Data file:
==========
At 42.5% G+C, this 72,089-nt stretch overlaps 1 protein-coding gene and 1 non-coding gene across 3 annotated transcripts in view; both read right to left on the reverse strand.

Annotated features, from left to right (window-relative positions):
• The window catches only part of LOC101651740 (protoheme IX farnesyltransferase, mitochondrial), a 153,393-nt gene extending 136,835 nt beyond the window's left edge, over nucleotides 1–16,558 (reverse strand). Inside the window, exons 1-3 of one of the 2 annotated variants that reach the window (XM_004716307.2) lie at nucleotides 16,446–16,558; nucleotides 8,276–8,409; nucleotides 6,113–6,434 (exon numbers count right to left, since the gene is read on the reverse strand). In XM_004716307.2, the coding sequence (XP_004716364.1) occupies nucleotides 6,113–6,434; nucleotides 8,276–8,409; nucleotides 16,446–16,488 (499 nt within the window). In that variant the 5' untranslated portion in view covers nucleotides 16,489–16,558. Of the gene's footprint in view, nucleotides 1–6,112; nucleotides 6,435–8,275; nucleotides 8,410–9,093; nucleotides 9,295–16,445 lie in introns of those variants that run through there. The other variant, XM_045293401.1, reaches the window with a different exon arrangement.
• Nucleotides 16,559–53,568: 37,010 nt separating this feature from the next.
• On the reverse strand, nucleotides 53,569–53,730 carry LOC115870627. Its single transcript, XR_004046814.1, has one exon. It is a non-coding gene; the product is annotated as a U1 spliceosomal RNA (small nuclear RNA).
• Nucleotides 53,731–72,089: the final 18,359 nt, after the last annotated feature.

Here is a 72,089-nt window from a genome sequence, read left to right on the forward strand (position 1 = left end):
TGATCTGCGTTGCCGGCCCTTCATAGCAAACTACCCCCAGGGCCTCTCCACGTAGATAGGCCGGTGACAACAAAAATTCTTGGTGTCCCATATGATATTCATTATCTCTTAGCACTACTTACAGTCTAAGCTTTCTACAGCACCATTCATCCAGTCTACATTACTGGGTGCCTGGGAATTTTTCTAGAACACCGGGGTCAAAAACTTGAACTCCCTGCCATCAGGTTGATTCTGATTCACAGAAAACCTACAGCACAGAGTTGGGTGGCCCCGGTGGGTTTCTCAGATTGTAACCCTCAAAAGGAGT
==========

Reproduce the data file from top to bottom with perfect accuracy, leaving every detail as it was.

At 42.5% G+C, this 72,089-nt stretch overlaps 1 protein-coding gene and 1 non-coding gene across 3 annotated transcripts in view; both read right to left on the reverse strand.

Annotated features, from left to right (window-relative positions):
• The window catches only part of LOC101651740 (protoheme IX farnesyltransferase, mitochondrial), a 153,393-nt gene extending 136,835 nt beyond the window's left edge, over nucleotides 1–16,558 (reverse strand). Inside the window, exons 1-3 of one of the 2 annotated variants that reach the window (XM_004716307.2) lie at nucleotides 16,446–16,558; nucleotides 8,276–8,409; nucleotides 6,113–6,434 (exon numbers count right to left, since the gene is read on the reverse strand). In XM_004716307.2, the coding sequence (XP_004716364.1) occupies nucleotides 6,113–6,434; nucleotides 8,276–8,409; nucleotides 16,446–16,488 (499 nt within the window). In that variant the 5' untranslated portion in view covers nucleotides 16,489–16,558. Of the gene's footprint in view, nucleotides 1–6,112; nucleotides 6,435–8,275; nucleotides 8,410–9,093; nucleotides 9,295–16,445 lie in introns of those variants that run through there. The other variant, XM_045293401.1, reaches the window with a different exon arrangement.
• Nucleotides 16,559–53,568: 37,010 nt separating this feature from the next.
• On the reverse strand, nucleotides 53,569–53,730 carry LOC115870627. Its single transcript, XR_004046814.1, has one exon. It is a non-coding gene; the product is annotated as a U1 spliceosomal RNA (small nuclear RNA).
• Nucleotides 53,731–72,089: the final 18,359 nt, after the last annotated feature.

Here is a 72,089-nt window from a genome sequence, read left to right on the forward strand (position 1 = left end):
TGATCTGCGTTGCCGGCCCTTCATAGCAAACTACCCCCAGGGCCTCTCCACGTAGATAGGCCGGTGACAACAAAAATTCTTGGTGTCCCATATGATATTCATTATCTCTTAGCACTACTTACAGTCTAAGCTTTCTACAGCACCATTCATCCAGTCTACATTACTGGGTGCCTGGGAATTTTTCTAGAACACCGGGGTCAAAAACTTGAACTCCCTGCCATCAGGTTGATTCTGATTCACAGAAAACCTACAGCACAGAGTTGGGTGGCCCCGGTGGGTTTCTCAGATTGTAACCCTCAAAAGGAGT